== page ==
More than a decade later, the project has grown into a tangled network far outside its founders' control. Clark and Rockefeller have helped it along, but the organic sprouting — Buy Nothing terminology for when a group gets too large and a new offshoot launches — happened within Facebook, through word of mouth, without any marketing fertilizer. The two women have since launched a site including guidelines for "official groups," a copyright and more, but they made it all open source and public license. They seem to struggle with the fact that in some way, this project is theirs; they want it to be everyone's, collectively, in a completely unironic, communist sense of the word.

"A gift economy is an ancient economic structure, and that's an open-source idea," Rockefeller said. "This is something that is so obviously a gift that all of us should be able to access. No one should own this in a controlling sense."

'My little fairy godmother'

Buy Nothing members all over the world have given and received an enormous litany of physical goods, and an even wider array of intangible things. Baby clothes. Typewriters. Bicycles. Moving boxes. Half-eaten cakes. Furniture galore — tables, chairs, desks, couches and beds. Old laptops, old cellphones, a tape player, a record player, a film camera. A roller-blading lesson. Friendship time. Free pottery lessons.

Joelle Simeu moved to Chevy Chase, Maryland after graduating college. If the pink flamingo swimsuit epitomizes the young and flamboyant users in Columbia Heights, a mountain of unwanted, expensive furniture perhaps best reflects the older, wealthy women of the Chevy Chase Facebook community.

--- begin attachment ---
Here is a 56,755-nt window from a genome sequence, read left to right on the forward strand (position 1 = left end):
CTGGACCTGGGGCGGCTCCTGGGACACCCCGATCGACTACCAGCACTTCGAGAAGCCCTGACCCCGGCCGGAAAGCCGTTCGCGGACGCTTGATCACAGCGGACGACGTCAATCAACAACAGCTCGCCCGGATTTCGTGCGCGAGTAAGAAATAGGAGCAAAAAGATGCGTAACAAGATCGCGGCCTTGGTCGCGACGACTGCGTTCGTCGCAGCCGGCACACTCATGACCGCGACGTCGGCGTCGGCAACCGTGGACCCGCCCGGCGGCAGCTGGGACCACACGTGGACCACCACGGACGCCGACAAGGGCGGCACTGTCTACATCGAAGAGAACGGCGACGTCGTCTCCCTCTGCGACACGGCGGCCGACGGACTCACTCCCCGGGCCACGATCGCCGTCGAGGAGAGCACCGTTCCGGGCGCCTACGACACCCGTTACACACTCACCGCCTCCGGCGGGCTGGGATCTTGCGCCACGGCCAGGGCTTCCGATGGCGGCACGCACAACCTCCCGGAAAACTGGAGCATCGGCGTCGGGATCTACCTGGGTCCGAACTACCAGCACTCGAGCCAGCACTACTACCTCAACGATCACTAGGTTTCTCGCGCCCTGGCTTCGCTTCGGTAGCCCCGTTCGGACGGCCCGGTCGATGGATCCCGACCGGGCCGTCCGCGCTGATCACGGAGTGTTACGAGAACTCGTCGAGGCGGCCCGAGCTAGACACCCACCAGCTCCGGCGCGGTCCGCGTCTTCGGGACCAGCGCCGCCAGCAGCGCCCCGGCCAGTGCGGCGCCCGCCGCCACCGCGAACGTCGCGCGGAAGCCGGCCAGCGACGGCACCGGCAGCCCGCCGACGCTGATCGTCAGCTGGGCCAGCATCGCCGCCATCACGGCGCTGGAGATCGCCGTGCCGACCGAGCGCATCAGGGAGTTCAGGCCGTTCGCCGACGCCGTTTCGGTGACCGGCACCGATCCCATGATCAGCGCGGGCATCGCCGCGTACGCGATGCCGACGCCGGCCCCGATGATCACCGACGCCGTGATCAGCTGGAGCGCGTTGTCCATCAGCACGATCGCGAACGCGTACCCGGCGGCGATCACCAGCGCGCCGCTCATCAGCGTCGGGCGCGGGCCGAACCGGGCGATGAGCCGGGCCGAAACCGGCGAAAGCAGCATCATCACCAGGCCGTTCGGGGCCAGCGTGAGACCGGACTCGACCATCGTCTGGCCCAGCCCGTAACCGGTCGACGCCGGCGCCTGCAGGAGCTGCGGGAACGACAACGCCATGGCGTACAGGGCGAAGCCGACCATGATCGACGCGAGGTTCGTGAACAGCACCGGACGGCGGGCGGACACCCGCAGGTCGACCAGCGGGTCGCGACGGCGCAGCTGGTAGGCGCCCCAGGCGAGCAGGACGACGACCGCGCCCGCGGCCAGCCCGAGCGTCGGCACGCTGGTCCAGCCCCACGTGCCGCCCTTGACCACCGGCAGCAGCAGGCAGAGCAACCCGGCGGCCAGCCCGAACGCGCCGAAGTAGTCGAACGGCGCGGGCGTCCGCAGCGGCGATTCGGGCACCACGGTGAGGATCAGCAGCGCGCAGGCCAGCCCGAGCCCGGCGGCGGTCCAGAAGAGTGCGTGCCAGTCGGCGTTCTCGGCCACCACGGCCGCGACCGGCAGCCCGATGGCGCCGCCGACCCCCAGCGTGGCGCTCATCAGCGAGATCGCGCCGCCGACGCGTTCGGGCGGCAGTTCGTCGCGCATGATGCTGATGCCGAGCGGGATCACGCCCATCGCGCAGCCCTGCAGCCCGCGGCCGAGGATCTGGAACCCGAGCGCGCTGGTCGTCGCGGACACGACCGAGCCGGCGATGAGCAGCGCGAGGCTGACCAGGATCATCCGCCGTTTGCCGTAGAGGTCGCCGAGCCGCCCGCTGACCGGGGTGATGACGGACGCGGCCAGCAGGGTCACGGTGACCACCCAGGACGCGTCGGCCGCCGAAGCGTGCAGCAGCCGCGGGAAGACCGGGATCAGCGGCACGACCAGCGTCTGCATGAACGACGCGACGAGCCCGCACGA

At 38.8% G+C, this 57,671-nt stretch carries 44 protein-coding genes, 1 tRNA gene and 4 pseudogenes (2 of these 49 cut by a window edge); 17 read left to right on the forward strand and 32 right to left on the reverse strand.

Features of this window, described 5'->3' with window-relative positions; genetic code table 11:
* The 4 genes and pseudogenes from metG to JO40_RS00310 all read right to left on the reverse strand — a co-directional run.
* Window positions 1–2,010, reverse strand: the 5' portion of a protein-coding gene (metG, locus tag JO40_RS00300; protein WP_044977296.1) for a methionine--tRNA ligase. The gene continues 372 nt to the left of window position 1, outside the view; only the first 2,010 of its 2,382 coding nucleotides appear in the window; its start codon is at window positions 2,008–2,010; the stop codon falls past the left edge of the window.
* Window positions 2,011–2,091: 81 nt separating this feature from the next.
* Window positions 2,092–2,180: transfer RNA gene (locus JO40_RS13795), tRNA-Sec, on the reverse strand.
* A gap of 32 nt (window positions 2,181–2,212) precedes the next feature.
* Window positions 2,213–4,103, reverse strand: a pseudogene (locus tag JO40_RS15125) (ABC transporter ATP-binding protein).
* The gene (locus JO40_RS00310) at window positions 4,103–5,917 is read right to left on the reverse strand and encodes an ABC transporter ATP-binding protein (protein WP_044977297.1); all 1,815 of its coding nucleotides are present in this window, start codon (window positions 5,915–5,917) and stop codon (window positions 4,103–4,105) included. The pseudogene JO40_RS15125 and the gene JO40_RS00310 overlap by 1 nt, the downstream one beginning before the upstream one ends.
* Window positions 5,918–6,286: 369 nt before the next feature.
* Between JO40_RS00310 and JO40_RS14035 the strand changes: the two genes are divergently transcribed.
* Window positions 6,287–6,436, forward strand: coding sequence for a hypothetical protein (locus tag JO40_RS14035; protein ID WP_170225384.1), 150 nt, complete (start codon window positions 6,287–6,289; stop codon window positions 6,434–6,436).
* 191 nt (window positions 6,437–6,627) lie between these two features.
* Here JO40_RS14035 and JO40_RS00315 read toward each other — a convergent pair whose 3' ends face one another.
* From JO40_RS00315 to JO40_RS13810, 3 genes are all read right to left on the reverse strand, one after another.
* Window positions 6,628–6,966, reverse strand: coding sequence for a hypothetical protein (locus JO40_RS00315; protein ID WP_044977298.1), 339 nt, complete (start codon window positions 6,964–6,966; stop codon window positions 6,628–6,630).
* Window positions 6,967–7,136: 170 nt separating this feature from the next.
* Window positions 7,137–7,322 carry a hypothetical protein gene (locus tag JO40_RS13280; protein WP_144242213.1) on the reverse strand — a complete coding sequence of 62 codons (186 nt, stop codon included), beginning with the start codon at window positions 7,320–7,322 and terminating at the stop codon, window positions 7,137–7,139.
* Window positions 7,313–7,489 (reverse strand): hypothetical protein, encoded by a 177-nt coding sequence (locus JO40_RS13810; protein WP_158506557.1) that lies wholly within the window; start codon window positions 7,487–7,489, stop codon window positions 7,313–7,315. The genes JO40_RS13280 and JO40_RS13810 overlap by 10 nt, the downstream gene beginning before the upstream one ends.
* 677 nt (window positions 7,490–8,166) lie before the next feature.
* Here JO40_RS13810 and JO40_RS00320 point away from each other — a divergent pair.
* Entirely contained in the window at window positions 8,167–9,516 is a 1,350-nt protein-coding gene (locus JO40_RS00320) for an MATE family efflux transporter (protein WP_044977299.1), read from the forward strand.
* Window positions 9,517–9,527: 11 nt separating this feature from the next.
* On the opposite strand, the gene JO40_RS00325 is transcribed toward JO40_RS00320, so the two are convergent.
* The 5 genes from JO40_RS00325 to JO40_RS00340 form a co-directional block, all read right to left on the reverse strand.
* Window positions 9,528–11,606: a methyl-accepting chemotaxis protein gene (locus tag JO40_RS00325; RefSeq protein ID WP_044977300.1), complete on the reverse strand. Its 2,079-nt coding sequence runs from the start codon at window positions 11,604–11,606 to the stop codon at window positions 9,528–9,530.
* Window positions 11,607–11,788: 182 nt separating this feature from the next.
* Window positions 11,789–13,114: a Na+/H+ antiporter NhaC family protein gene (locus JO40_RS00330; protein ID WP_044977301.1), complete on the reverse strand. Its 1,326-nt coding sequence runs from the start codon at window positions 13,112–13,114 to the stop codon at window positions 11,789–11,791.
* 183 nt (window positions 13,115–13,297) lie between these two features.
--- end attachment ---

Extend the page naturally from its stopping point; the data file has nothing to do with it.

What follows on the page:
"It's kind of magical," she said. "Ask, and the women of Chevy Chase will provide. I kind of love seeing it as my little fairy godmother." Her apartment is loaded with furniture, pots, plants, fruits and vegetables, and a typewriter, all from the group. When she gave away a bicycle to her neighbor, they bonded; now that the vaccine is making social interaction possible again, she's thinking about asking her to lunch.

The Nashville, Tennessee, Buy Nothing group is "unofficial." It can't formally affiliate with the Buy Nothing Project because it allows people to post from across the greater region, and the small geographic range of the "official" groups is one of the few strict limitations Rockefeller and Clark push groups to follow. Lisa Tullis Williams, the administrator, founded the group with a handful of local mothers, and it has grown to nearly 9,000 members. Rockefeller and Clark consider groups like Williams's to be just as much a part of the gift economy community as any other, but don't count them in the "official" headcount.